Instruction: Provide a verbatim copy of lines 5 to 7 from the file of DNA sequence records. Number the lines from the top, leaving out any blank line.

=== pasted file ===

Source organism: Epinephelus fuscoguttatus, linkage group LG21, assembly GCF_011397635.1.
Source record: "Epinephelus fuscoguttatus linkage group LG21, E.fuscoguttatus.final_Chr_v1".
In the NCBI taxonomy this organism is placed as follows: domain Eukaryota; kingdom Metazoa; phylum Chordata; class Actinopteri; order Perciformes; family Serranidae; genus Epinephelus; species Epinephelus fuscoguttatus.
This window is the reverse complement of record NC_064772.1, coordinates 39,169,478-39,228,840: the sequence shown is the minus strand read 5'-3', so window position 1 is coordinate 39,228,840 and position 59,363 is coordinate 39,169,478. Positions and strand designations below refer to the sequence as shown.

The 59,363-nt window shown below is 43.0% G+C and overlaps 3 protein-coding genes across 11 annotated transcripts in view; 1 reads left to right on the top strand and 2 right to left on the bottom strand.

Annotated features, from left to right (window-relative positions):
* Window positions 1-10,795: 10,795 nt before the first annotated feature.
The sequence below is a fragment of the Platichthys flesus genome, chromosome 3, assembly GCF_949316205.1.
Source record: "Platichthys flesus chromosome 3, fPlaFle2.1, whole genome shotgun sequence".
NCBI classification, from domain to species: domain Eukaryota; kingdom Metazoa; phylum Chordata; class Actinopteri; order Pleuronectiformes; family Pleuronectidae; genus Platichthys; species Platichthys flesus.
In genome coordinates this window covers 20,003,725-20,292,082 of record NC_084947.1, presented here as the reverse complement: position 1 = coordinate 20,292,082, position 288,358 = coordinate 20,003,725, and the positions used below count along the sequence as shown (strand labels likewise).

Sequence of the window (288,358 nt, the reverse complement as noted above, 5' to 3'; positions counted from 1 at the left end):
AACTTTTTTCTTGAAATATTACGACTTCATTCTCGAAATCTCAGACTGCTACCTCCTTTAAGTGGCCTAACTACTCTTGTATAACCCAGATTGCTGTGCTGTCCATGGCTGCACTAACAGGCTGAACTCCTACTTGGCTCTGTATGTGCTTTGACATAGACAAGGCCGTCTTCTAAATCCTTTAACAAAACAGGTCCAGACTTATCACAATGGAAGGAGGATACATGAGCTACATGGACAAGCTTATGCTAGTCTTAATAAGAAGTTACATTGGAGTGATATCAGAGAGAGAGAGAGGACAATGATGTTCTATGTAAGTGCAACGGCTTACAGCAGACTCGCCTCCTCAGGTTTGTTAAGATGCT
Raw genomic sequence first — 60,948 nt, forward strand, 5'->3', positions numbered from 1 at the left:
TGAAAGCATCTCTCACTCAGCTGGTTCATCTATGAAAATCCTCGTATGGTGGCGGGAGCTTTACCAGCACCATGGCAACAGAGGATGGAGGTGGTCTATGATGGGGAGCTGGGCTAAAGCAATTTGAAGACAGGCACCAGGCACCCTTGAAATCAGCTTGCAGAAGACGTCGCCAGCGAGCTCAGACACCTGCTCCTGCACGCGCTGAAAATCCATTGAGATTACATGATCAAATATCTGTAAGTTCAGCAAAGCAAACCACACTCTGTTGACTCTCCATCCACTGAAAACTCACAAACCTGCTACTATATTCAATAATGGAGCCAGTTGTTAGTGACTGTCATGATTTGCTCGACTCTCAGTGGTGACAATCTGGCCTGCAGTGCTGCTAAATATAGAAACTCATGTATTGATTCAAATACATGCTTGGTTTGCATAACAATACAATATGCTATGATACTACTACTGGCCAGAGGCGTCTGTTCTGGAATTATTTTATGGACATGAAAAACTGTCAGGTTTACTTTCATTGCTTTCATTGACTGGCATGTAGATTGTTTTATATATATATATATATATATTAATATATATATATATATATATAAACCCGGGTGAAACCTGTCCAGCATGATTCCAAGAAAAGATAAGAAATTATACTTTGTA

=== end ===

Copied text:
The 59,363-nt window shown below is 43.0% G+C and overlaps 3 protein-coding genes across 11 annotated transcripts in view; 1 reads left to right on the top strand and 2 right to left on the bottom strand.

Annotated features, from left to right (window-relative positions):
* Window positions 1-10,795: 10,795 nt before the first annotated feature.